(Photo: AP) “When I first saw him, I was so traumatized I had to be taken to the hospital for 10 days,” says Alice Mukarurinda, recalling her first encounter with Emmanuel Ndayisaba at a reconciliation group. He nearly killed her during the genocide. “I managed to forgive him. I believe it was God’s power.” More
“There’s a fear among large segments of the Buddhist population in Myanmar,” says Matthew Smith, executive director of Fortify Rights, an independent organization to protect and defend human rights, “that the country is at risk of being taken over by Muslims. It’s a very unreasonable, irrational fear.” More
Watch excerpts from our recent interview with the author of “Shake Hands with the Devil: The Failure of Humanity in Rwanda” and “They Fight Like Soldiers, They Die Like Children: The Global Quest to Eradicate the Use of Child Soldiers.” More
In a new book called “The Violence of Peace: America’s Wars in the Age of Obama,” Yale Law School professor Stephen Carter ponders the vocabulary of just and unjust war and the significance of using the American military for humanitarian interventions. More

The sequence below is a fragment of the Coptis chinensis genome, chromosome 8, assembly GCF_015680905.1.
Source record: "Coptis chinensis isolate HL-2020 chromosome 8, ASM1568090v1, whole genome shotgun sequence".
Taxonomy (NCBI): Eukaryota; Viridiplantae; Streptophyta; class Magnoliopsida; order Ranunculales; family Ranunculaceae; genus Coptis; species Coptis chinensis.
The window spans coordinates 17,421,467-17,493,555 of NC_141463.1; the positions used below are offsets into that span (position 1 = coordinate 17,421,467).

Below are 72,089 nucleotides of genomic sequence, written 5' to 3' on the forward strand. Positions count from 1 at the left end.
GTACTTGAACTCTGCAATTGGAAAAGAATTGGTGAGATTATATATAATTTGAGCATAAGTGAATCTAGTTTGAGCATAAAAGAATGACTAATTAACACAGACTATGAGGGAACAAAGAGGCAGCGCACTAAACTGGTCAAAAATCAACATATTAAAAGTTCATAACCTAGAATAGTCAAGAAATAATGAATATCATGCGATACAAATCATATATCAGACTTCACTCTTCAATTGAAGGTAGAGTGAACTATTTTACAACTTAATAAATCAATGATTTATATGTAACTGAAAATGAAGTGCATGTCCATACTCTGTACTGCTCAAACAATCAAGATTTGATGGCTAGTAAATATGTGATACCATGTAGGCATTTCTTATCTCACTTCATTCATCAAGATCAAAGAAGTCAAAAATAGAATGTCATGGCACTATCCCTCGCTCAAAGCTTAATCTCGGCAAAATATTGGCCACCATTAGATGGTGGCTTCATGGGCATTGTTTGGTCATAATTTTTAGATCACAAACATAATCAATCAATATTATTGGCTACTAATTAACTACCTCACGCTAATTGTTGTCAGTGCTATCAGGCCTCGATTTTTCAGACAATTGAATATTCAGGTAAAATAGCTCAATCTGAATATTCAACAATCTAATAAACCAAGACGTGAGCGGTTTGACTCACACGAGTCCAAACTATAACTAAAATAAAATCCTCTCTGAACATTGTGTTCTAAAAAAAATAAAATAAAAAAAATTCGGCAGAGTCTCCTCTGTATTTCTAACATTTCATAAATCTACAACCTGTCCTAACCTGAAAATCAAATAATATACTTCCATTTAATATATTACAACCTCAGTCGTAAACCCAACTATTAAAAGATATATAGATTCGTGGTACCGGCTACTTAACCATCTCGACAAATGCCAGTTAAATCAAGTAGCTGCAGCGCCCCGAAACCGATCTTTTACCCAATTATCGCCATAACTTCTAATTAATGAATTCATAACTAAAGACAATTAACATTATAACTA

For 100 days in 1994, Rwandans killed each other at a rate of 10,000 a day. Today the country tries to heal its wounds and deal with the consequences of the slaughter. "We have a nation to build," says Anglican Bishop John Rucyahana. "We cannot wait until we forget the genocide."
In Rwanda, tribal violence and genocide broke out on an almost unimaginable scale. Eight hundred thousand people were killed in little more than three months. Now, as the country recovers, churches are experiencing dramatic growth in the Hutu and Tutsi efforts to find reconciliation. More